NASA’s CAPSTONE Moon Probe Is in More Trouble Than We Realized

The $30 million spacecraft is currently tumbling and in safe mode after a course correction maneuver on September 8.

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Artist’s depiction of CAPSTONE.
Artist’s depiction of CAPSTONE.
Image: NASA

Controllers with the CAPSTONE mission are attempting to regain control of the Moon-bound probe, which is currently tumbling, experiencing temperature issues, and unable to use its solar panels to fully recharge its batteries.

In an update issued on Monday, Advanced Space described it as a “dynamic operational situation.” The company is managing the project for NASA, in which the 55-pound (25-kilogram) cubesat will evaluate a unique halo orbit around the Moon in advance of a lunar space station. CAPSTONE, short for Cislunar Autonomous Positioning System Technology Operations and Navigation Experiment, launched on June 28 and is in the midst of a four-month journey to the Moon.

The problem started either during or after the third trajectory correction maneuver (TCM-3) on September 8. An unknown issue caused CAPSTONE to enter into a tumble—one beyond the ability of the probe’s onboard reaction wheels to counter, according to NASA.

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CAPSTONE needs to perform seven course corrections to reach its intended halo orbit around the Moon. The recent anomaly occurred either during or after the third trajectory maneuver on September 8.
CAPSTONE needs to perform seven course corrections to reach its intended halo orbit around the Moon. The recent anomaly occurred either during or after the third trajectory maneuver on September 8.
Graphic: Advanced Space

Multiple course corrections are required to move the probe toward its intended lunar orbit, known as a near-rectilinear halo orbit (NRHO), which CAPSTONE is supposed to reach on November 13. CAPSTONE reached apogee—its farthest point from Earth—on August 26, at a distance of 951,908 miles (1.53 million kilometers) from our planet.

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After the latest course correction, ground stations were unable to receive meaningful communications from CAPSTONE, prompting Advanced Space to declare an operational emergency. When contact was finally re-established some 24 hours later, “mission controllers found that the spacecraft was tumbling, the onboard computer systems were periodically resetting, and the spacecraft was using more power than it was generating from its solar panels,” NASA explained.

Mercifully, controllers managed to stabilize the spacecraft by employing NASA’s Deep Space Network, an array of giant radio antennas used to support interplanetary spacecraft missions. “Rapid response enabled by the Deep Space Network support and quick thinking by the team at Terran Orbital allowed mission operators to quickly reconfigure the operational state of the spacecraft to stabilize the situation while recovery plans could be further evaluated,” according to an Advanced Space update. A recovery team made up of experts from NASA, Advanced Space, Terran Orbital (the designer and manufacturer of CAPSTONE), and Stellar Exploration (the provider of CAPSTONE’s propulsion system) is currently evaluating next steps. Without the Deep Space Network, the team “would have little or no information on the status of the spacecraft,” according to Advanced Space. That said, the teams are still being hampered by incomplete information.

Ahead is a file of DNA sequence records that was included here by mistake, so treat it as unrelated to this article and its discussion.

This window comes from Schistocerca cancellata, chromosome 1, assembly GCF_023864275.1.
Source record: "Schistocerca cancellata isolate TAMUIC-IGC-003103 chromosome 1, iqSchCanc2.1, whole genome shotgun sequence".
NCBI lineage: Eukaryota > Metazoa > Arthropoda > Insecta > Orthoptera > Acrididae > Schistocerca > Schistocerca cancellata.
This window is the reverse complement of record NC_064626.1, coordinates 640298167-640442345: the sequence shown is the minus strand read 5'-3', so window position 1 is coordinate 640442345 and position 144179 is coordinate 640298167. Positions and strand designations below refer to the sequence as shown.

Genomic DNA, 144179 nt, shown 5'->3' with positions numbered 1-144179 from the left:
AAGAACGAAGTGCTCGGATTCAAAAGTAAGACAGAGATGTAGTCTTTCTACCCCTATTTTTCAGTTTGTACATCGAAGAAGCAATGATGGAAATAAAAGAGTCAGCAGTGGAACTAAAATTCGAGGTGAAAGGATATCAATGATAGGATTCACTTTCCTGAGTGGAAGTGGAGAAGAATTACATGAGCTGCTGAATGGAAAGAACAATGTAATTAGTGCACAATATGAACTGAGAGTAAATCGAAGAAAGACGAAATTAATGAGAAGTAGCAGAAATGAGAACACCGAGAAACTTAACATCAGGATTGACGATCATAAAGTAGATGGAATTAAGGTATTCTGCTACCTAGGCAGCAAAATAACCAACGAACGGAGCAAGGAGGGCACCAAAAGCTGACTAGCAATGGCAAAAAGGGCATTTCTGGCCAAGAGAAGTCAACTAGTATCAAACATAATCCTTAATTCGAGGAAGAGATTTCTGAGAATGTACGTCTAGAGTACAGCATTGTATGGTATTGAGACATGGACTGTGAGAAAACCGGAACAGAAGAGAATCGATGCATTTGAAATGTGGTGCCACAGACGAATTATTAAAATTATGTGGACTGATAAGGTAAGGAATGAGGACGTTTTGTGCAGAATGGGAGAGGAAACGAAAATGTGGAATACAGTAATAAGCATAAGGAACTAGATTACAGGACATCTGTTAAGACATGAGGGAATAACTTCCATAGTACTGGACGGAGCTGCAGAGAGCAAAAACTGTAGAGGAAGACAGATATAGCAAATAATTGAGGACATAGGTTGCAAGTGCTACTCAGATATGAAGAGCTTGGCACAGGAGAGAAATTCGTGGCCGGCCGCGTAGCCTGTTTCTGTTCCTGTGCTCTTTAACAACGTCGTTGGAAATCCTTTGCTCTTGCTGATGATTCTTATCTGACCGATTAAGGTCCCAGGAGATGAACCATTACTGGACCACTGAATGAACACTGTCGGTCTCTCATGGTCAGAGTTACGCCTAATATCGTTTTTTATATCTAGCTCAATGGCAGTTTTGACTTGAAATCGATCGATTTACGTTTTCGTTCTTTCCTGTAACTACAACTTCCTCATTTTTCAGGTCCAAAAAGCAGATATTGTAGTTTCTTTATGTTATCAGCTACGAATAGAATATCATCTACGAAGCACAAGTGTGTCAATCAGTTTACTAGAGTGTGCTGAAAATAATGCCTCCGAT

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The good news is that CAPSTONE has been placed in a stable state. It’s still tumbling and in safe mode, but it’s now generating more power than it’s using. The cubesat is currently spinning in such a way that its solar panels are being partially illuminated, resulting in weak transmissions from its low gain antennas. Importantly, the probe successfully completed its third trajectory correction maneuver, which means it’s still on course to its special halo orbit around the Moon.

The recovery team will make a decision on how to move forward in the coming days. In addition to diagnosing the cause of the anomaly, the team needs to resolve unspecified temperature issues with several subsystems, including the propulsion system. The team is also preparing to detumble the spacecraft in an effort to regain control over its orientation. There’s good reason to believe this procedure will work, as a similar detumbling operation was performed in July after CAPSTONE separated from the Electron rocket’s upper stage.

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Assuming CAPSTONE can be taken out of its tumble, controllers will then orient the solar panels to fully recharge the probe’s batteries, thereby allowing the mission to continue as planned. But as Advanced Space grimly noted: “Many details remain unknown as to the cause of the anomaly and significant risks are continuing to be analyzed.” CAPSTONE isn’t out of the woods, but there’s reason for optimism.

CAPSTONE is a precursor mission for the upcoming Artemis program, in which NASA seeks a permanent and sustainable return to the lunar environment. To support Artemis crews, NASA and its international partners are seeking to place a space station, called Gateway, in the gravitationally stable halo orbit. No probe has ever worked in NHRO, hence the importance of the CAPSTONE scouting mission.

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